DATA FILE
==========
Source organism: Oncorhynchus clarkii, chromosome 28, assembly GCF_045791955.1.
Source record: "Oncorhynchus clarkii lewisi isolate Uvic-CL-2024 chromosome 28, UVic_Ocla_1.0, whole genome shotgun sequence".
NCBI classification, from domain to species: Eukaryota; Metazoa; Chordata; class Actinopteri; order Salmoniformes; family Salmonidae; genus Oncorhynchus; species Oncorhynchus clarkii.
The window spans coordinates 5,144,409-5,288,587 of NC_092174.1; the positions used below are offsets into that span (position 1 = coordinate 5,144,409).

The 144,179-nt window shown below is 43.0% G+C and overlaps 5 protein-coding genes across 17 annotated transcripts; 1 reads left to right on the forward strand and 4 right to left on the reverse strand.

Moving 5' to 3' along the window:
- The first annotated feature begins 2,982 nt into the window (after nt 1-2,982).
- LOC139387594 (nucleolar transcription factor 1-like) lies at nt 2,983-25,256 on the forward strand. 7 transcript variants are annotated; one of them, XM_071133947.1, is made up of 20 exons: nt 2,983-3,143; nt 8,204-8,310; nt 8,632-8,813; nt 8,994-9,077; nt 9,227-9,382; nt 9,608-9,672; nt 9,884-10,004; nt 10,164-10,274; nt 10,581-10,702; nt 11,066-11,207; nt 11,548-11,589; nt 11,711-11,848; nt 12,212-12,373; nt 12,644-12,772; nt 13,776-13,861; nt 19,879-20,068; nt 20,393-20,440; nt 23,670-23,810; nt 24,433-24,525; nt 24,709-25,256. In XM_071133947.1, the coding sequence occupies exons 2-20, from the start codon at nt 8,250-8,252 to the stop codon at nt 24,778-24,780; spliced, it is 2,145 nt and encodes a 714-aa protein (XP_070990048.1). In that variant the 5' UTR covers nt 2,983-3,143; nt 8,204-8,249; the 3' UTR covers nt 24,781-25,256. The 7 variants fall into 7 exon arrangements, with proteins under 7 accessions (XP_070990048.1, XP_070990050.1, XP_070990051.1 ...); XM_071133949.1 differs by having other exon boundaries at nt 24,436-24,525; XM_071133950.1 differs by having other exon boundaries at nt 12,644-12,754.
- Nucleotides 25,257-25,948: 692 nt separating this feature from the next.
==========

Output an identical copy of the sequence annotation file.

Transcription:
Source organism: Oncorhynchus clarkii, chromosome 28, assembly GCF_045791955.1.
Source record: "Oncorhynchus clarkii lewisi isolate Uvic-CL-2024 chromosome 28, UVic_Ocla_1.0, whole genome shotgun sequence".
NCBI classification, from domain to species: Eukaryota; Metazoa; Chordata; class Actinopteri; order Salmoniformes; family Salmonidae; genus Oncorhynchus; species Oncorhynchus clarkii.
The window spans coordinates 5,144,409-5,288,587 of NC_092174.1; the positions used below are offsets into that span (position 1 = coordinate 5,144,409).

The 144,179-nt window shown below is 43.0% G+C and overlaps 5 protein-coding genes across 17 annotated transcripts; 1 reads left to right on the forward strand and 4 right to left on the reverse strand.

Moving 5' to 3' along the window:
- The first annotated feature begins 2,982 nt into the window (after nt 1-2,982).
- LOC139387594 (nucleolar transcription factor 1-like) lies at nt 2,983-25,256 on the forward strand. 7 transcript variants are annotated; one of them, XM_071133947.1, is made up of 20 exons: nt 2,983-3,143; nt 8,204-8,310; nt 8,632-8,813; nt 8,994-9,077; nt 9,227-9,382; nt 9,608-9,672; nt 9,884-10,004; nt 10,164-10,274; nt 10,581-10,702; nt 11,066-11,207; nt 11,548-11,589; nt 11,711-11,848; nt 12,212-12,373; nt 12,644-12,772; nt 13,776-13,861; nt 19,879-20,068; nt 20,393-20,440; nt 23,670-23,810; nt 24,433-24,525; nt 24,709-25,256. In XM_071133947.1, the coding sequence occupies exons 2-20, from the start codon at nt 8,250-8,252 to the stop codon at nt 24,778-24,780; spliced, it is 2,145 nt and encodes a 714-aa protein (XP_070990048.1). In that variant the 5' UTR covers nt 2,983-3,143; nt 8,204-8,249; the 3' UTR covers nt 24,781-25,256. The 7 variants fall into 7 exon arrangements, with proteins under 7 accessions (XP_070990048.1, XP_070990050.1, XP_070990051.1 ...); XM_071133949.1 differs by having other exon boundaries at nt 24,436-24,525; XM_071133950.1 differs by having other exon boundaries at nt 12,644-12,754.
- Nucleotides 25,257-25,948: 692 nt separating this feature from the next.